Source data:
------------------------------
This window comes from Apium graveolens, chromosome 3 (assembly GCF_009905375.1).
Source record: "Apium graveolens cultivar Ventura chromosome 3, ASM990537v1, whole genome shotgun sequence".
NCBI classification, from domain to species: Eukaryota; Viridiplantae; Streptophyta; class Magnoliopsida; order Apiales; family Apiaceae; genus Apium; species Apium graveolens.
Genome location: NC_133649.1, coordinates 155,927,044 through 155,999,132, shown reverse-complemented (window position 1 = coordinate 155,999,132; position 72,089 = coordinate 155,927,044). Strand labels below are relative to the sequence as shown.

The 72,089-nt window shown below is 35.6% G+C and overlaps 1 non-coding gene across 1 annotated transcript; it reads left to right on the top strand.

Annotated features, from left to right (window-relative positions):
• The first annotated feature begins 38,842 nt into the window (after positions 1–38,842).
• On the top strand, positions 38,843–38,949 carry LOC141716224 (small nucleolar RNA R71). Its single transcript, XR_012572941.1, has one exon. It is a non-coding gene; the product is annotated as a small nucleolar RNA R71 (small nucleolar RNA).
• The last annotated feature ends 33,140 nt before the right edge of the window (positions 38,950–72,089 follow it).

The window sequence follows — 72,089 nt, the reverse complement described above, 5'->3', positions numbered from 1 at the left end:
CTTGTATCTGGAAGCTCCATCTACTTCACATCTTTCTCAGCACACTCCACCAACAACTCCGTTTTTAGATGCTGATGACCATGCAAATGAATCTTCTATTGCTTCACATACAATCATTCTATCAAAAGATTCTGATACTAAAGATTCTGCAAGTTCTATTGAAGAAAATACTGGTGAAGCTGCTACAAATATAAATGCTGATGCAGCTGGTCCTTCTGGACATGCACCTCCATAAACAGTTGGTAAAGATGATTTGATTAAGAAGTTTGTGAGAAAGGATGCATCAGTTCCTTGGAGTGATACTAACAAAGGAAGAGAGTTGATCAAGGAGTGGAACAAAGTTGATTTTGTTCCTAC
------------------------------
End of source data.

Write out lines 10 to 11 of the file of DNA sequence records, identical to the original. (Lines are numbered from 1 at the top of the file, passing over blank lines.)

The window sequence follows — 72,089 nt, the reverse complement described above, 5'->3', positions numbered from 1 at the left end:
CTTGTATCTGGAAGCTCCATCTACTTCACATCTTTCTCAGCACACTCCACCAACAACTCCGTTTTTAGATGCTGATGACCATGCAAATGAATCTTCTATTGCTTCACATACAATCATTCTATCAAAAGATTCTGATACTAAAGATTCTGCAAGTTCTATTGAAGAAAATACTGGTGAAGCTGCTACAAATATAAATGCTGATGCAGCTGGTCCTTCTGGACATGCACCTCCATAAACAGTTGGTAAAGATGATTTGATTAAGAAGTTTGTGAGAAAGGATGCATCAGTTCCTTGGAGTGATACTAACAAAGGAAGAGAGTTGATCAAGGAGTGGAACAAAGTTGATTTTGTTCCTAC